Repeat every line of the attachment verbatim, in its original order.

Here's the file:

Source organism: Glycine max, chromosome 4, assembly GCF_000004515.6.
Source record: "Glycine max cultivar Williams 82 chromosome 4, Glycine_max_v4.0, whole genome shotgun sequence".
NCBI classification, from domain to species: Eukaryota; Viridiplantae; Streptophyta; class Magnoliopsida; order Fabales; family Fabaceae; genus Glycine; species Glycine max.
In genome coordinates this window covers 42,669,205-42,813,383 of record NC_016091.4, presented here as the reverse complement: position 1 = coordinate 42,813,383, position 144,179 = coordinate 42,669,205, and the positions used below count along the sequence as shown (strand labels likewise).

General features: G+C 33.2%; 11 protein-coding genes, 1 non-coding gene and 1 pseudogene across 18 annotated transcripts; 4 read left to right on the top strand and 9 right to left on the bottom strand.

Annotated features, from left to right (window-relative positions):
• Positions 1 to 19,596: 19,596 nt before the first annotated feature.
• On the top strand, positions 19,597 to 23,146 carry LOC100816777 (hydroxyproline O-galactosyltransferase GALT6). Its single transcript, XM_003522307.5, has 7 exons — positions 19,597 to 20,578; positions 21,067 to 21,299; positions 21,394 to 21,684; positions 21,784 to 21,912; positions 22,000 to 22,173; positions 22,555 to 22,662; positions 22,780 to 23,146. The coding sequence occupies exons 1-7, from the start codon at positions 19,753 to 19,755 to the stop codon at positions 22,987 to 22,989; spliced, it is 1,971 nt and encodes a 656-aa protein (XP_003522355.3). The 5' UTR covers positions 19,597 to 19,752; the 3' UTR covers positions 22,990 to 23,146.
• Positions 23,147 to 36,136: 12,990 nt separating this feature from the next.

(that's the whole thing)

Source organism: Glycine max, chromosome 4, assembly GCF_000004515.6.
Source record: "Glycine max cultivar Williams 82 chromosome 4, Glycine_max_v4.0, whole genome shotgun sequence".
NCBI classification, from domain to species: Eukaryota; Viridiplantae; Streptophyta; class Magnoliopsida; order Fabales; family Fabaceae; genus Glycine; species Glycine max.
In genome coordinates this window covers 42,669,205-42,813,383 of record NC_016091.4, presented here as the reverse complement: position 1 = coordinate 42,813,383, position 144,179 = coordinate 42,669,205, and the positions used below count along the sequence as shown (strand labels likewise).

General features: G+C 33.2%; 11 protein-coding genes, 1 non-coding gene and 1 pseudogene across 18 annotated transcripts; 4 read left to right on the top strand and 9 right to left on the bottom strand.

Annotated features, from left to right (window-relative positions):
• Positions 1 to 19,596: 19,596 nt before the first annotated feature.
• On the top strand, positions 19,597 to 23,146 carry LOC100816777 (hydroxyproline O-galactosyltransferase GALT6). Its single transcript, XM_003522307.5, has 7 exons — positions 19,597 to 20,578; positions 21,067 to 21,299; positions 21,394 to 21,684; positions 21,784 to 21,912; positions 22,000 to 22,173; positions 22,555 to 22,662; positions 22,780 to 23,146. The coding sequence occupies exons 1-7, from the start codon at positions 19,753 to 19,755 to the stop codon at positions 22,987 to 22,989; spliced, it is 1,971 nt and encodes a 656-aa protein (XP_003522355.3). The 5' UTR covers positions 19,597 to 19,752; the 3' UTR covers positions 22,990 to 23,146.
• Positions 23,147 to 36,136: 12,990 nt separating this feature from the next.